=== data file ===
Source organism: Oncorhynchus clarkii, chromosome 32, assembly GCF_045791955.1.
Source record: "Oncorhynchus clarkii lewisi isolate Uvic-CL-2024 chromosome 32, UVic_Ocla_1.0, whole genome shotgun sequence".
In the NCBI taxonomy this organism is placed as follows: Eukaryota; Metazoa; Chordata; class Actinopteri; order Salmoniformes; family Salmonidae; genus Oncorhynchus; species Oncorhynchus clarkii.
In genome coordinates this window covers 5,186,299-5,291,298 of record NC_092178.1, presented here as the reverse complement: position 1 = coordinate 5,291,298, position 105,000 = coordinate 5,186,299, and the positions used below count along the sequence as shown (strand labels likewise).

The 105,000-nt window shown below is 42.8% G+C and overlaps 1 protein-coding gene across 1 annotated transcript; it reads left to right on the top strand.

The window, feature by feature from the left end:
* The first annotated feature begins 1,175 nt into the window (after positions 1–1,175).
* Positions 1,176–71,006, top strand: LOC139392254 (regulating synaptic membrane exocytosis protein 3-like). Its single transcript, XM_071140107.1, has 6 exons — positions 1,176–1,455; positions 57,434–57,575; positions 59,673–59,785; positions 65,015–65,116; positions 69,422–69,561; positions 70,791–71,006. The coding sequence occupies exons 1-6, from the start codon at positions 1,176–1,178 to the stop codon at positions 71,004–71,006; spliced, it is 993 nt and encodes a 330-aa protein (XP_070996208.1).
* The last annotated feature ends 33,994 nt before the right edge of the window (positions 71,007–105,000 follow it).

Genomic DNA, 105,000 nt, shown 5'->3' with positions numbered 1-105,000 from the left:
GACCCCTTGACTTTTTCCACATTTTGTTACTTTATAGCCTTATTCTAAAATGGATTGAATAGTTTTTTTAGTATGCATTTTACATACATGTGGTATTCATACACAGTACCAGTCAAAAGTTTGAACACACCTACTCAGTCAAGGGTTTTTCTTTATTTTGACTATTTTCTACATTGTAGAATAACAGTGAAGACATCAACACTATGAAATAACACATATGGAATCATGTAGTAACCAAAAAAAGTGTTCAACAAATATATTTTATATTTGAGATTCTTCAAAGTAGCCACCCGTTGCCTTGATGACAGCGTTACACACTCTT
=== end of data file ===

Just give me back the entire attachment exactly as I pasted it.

Source organism: Oncorhynchus clarkii, chromosome 32, assembly GCF_045791955.1.
Source record: "Oncorhynchus clarkii lewisi isolate Uvic-CL-2024 chromosome 32, UVic_Ocla_1.0, whole genome shotgun sequence".
In the NCBI taxonomy this organism is placed as follows: Eukaryota; Metazoa; Chordata; class Actinopteri; order Salmoniformes; family Salmonidae; genus Oncorhynchus; species Oncorhynchus clarkii.
In genome coordinates this window covers 5,186,299-5,291,298 of record NC_092178.1, presented here as the reverse complement: position 1 = coordinate 5,291,298, position 105,000 = coordinate 5,186,299, and the positions used below count along the sequence as shown (strand labels likewise).

The 105,000-nt window shown below is 42.8% G+C and overlaps 1 protein-coding gene across 1 annotated transcript; it reads left to right on the top strand.

The window, feature by feature from the left end:
* The first annotated feature begins 1,175 nt into the window (after positions 1–1,175).
* Positions 1,176–71,006, top strand: LOC139392254 (regulating synaptic membrane exocytosis protein 3-like). Its single transcript, XM_071140107.1, has 6 exons — positions 1,176–1,455; positions 57,434–57,575; positions 59,673–59,785; positions 65,015–65,116; positions 69,422–69,561; positions 70,791–71,006. The coding sequence occupies exons 1-6, from the start codon at positions 1,176–1,178 to the stop codon at positions 71,004–71,006; spliced, it is 993 nt and encodes a 330-aa protein (XP_070996208.1).
* The last annotated feature ends 33,994 nt before the right edge of the window (positions 71,007–105,000 follow it).

Genomic DNA, 105,000 nt, shown 5'->3' with positions numbered 1-105,000 from the left:
GACCCCTTGACTTTTTCCACATTTTGTTACTTTATAGCCTTATTCTAAAATGGATTGAATAGTTTTTTTAGTATGCATTTTACATACATGTGGTATTCATACACAGTACCAGTCAAAAGTTTGAACACACCTACTCAGTCAAGGGTTTTTCTTTATTTTGACTATTTTCTACATTGTAGAATAACAGTGAAGACATCAACACTATGAAATAACACATATGGAATCATGTAGTAACCAAAAAAAGTGTTCAACAAATATATTTTATATTTGAGATTCTTCAAAGTAGCCACCCGTTGCCTTGATGACAGCGTTACACACTCTT